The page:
I met Ron Gould early Monday morning for a drive up Foresthill Road, to find and explore the West Branch of the Wabena Trail. We lost hte pavement at Robinson Flat, and a little more than eight miles brought us into the headwaters of Wabena Creek, to the unmarked trailhead.
We parked and set out down the trail with loppers in hand. The day was fresh and cool and hinted of Fall. A mining road switches back and forth, the trail almost insensibly forks away north, and soon one reaches a rocky point, offering great views into the Royal Gorge, Snow Mountain, Devils Peak (a tiny spike from this angle), and then also east to the Sierra Crest.
Wabena Point, with its petroglyphs, stood a scant mile to the east. The trail leaves the rocky knoll bearing northeast and plunges north down the canyon wall, into a miasma of heavy brush. Commonest is the Huckleberry Oak, but cherry bushes, and currants, and manzanita, and Ceanothus, were well represented. This main trunk of the Wabena Trail is seldom used, and despite repeated passes with loppers over recent years, is still badly overgrown in many places.
A descent of about 1200 feet, to an elevation of 5200', brings one to the vicinity of a mine shaft shown on the USGS 7.5 minute Royal Gorge quadrangle. The North Fork is still well below, around 3600' elevation. Near the mine shaft, which I have still never found, the West Brnach of the trail forks away from the main trail, which breaks northeast and crosses Wabena Creek itself, near some waterfalls, before continuing down to the river. A tributary of Wabena Creek is near the mine shaft.
We scouted the tributary, which is quite steep and cliff-bound, looking for a crossing, found one, and pushed northwest onto steep slopes with cliffs, big patches of brush, scattered patches of timber, talus slides, and many tantalizing ledges and bear trails which all seemed to lead nowhere at all.
To make a long story short, we searched for hours, gradually making down the canyon wall to the northwest, as the trail must, as it passes beneath the cliffs of Wildcat Point; we found any number of possible trails, but never a cairn, never an old lopped branch, and never any kind of rock work, to suggest a human trail. At last we could commit ourselves no farther; we descended quite ways, hoping that perhaps our lost trail followed a lower line than we'd expected, but, no.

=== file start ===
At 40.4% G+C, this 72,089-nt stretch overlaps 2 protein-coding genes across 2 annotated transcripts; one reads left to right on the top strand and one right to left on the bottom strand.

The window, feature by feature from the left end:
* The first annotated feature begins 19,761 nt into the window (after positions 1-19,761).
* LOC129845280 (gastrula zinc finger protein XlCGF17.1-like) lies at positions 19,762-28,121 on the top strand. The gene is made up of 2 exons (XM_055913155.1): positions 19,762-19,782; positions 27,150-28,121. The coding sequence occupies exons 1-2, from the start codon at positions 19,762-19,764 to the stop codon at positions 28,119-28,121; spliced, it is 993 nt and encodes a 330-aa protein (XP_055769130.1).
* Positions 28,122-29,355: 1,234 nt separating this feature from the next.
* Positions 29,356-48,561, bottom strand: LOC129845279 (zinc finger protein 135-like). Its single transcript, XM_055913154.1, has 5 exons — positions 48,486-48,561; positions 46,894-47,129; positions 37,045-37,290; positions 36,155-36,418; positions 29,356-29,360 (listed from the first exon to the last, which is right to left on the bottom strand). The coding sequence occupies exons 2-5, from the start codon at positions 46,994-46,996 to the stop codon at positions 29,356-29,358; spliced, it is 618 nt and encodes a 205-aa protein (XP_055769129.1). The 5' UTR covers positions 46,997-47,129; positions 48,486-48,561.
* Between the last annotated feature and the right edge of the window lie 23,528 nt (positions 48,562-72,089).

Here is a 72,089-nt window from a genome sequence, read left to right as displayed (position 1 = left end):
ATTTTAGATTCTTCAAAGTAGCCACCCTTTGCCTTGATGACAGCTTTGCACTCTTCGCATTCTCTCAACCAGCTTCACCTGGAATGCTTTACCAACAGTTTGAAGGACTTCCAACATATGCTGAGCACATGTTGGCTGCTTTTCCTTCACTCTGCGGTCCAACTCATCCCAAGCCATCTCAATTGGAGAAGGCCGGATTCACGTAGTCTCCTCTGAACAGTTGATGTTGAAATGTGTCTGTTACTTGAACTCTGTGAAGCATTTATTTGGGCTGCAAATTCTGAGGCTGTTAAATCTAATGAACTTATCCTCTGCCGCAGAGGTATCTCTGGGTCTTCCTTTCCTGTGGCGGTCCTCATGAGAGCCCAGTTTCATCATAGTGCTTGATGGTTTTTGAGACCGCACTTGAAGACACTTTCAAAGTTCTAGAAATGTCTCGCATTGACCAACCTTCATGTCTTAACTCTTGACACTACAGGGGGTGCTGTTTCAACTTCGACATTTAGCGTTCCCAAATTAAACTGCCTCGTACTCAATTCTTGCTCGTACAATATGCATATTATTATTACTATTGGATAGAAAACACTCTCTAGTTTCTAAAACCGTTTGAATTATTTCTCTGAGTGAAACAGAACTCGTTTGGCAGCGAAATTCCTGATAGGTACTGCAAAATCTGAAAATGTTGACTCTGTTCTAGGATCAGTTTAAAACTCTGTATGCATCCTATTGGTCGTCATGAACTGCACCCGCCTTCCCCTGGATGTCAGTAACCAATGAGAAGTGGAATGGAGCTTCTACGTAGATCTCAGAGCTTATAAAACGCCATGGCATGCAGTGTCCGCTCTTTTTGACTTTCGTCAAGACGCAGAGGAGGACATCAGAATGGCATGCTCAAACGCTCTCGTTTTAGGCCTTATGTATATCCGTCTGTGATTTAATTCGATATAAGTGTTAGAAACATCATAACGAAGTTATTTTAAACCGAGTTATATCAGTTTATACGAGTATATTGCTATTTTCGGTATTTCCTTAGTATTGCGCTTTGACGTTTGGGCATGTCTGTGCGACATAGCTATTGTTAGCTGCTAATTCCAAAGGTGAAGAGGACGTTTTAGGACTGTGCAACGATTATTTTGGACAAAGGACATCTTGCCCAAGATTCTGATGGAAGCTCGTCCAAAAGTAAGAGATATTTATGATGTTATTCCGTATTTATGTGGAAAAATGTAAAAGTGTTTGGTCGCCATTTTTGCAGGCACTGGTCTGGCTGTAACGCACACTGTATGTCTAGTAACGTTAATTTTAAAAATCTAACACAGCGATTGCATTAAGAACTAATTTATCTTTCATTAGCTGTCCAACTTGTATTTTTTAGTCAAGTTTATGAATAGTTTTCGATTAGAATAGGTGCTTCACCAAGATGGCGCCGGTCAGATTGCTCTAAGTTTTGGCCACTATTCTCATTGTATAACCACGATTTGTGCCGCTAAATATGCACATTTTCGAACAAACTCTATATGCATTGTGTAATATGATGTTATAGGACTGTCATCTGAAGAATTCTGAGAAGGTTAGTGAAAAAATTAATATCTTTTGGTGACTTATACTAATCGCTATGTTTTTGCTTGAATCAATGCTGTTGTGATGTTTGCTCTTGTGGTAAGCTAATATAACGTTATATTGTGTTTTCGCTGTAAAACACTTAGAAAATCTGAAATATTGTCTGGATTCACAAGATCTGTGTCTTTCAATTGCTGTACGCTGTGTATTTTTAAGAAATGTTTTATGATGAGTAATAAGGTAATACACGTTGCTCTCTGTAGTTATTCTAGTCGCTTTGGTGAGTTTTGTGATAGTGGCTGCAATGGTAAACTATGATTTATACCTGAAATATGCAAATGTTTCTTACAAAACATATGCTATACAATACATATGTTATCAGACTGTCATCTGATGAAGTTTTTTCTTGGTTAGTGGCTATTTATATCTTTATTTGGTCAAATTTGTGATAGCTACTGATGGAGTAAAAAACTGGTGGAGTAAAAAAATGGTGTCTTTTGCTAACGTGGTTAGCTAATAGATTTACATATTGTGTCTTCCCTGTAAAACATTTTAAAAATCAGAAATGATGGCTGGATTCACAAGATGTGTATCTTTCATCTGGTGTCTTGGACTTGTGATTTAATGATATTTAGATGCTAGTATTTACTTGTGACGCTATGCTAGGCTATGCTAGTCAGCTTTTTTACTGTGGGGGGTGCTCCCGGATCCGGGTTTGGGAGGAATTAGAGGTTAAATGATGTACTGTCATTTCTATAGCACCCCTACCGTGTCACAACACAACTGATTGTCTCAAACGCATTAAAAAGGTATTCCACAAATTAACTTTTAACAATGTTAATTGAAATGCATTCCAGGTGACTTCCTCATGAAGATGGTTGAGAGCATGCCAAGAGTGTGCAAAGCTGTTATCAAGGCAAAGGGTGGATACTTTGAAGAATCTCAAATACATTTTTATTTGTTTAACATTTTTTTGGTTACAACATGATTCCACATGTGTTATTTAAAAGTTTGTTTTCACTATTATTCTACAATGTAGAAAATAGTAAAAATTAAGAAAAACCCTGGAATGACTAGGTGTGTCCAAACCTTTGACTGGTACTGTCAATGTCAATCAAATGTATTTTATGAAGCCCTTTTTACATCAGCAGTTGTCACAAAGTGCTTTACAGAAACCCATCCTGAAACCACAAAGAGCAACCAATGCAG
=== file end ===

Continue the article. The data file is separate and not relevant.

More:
I believe the trail is there, but that, unaccountably, we missed it.
We were exhausted. The long slog up to the truck wore us down to nothing, but we could not pass by Wildcat Point without a visit, driving out the unmarked logging road to one of the very best of all the best scenic overlooks flanking the North Fork canyon. We were three thousand feet above the river, and could see Wabena Falls (on the main river) plainly, with is large pool back with depth, and even hear the falls. Snow Mountain was directly across from us, and as the sun lowered to setting, the great thousand-foot-high talus piles skirting its base, along the river, were brought into sharp relief by the light streaming east up the canyon. Big Valley Bluff, a 3500-foot cliff some six miles down the canyon, was almost lost in a glowing haze around the sun.
It was another great day in the great canyon, but, strangely, we found ourselves baffled in finding the West Branch of the Wabena Trail.
We probably struck its line a few times without even realizing it.